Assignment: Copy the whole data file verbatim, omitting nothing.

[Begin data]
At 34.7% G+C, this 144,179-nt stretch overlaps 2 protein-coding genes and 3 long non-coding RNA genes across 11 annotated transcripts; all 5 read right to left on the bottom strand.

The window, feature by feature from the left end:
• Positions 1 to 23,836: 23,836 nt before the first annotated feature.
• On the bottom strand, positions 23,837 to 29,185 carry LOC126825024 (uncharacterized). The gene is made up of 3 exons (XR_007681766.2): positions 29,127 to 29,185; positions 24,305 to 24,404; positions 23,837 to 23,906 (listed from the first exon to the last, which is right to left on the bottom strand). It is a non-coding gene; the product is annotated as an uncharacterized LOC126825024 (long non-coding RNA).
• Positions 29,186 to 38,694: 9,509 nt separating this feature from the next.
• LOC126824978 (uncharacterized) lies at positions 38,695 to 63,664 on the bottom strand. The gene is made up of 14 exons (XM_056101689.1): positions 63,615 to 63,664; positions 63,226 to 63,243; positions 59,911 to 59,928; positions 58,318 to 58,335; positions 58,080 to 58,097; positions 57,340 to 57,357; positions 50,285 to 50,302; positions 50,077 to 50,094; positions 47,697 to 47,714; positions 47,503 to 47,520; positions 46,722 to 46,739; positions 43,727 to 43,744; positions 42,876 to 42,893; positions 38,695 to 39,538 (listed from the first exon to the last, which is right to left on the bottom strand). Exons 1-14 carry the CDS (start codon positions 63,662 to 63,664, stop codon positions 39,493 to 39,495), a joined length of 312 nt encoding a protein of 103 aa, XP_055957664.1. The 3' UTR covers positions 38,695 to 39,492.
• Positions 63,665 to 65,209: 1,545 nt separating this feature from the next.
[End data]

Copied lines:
At 34.7% G+C, this 144,179-nt stretch overlaps 2 protein-coding genes and 3 long non-coding RNA genes across 11 annotated transcripts; all 5 read right to left on the bottom strand.

The window, feature by feature from the left end:
• Positions 1 to 23,836: 23,836 nt before the first annotated feature.
• On the bottom strand, positions 23,837 to 29,185 carry LOC126825024 (uncharacterized). The gene is made up of 3 exons (XR_007681766.2): positions 29,127 to 29,185; positions 24,305 to 24,404; positions 23,837 to 23,906 (listed from the first exon to the last, which is right to left on the bottom strand). It is a non-coding gene; the product is annotated as an uncharacterized LOC126825024 (long non-coding RNA).
• Positions 29,186 to 38,694: 9,509 nt separating this feature from the next.
• LOC126824978 (uncharacterized) lies at positions 38,695 to 63,664 on the bottom strand. The gene is made up of 14 exons (XM_056101689.1): positions 63,615 to 63,664; positions 63,226 to 63,243; positions 59,911 to 59,928; positions 58,318 to 58,335; positions 58,080 to 58,097; positions 57,340 to 57,357; positions 50,285 to 50,302; positions 50,077 to 50,094; positions 47,697 to 47,714; positions 47,503 to 47,520; positions 46,722 to 46,739; positions 43,727 to 43,744; positions 42,876 to 42,893; positions 38,695 to 39,538 (listed from the first exon to the last, which is right to left on the bottom strand). Exons 1-14 carry the CDS (start codon positions 63,662 to 63,664, stop codon positions 39,493 to 39,495), a joined length of 312 nt encoding a protein of 103 aa, XP_055957664.1. The 3' UTR covers positions 38,695 to 39,492.
• Positions 63,665 to 65,209: 1,545 nt separating this feature from the next.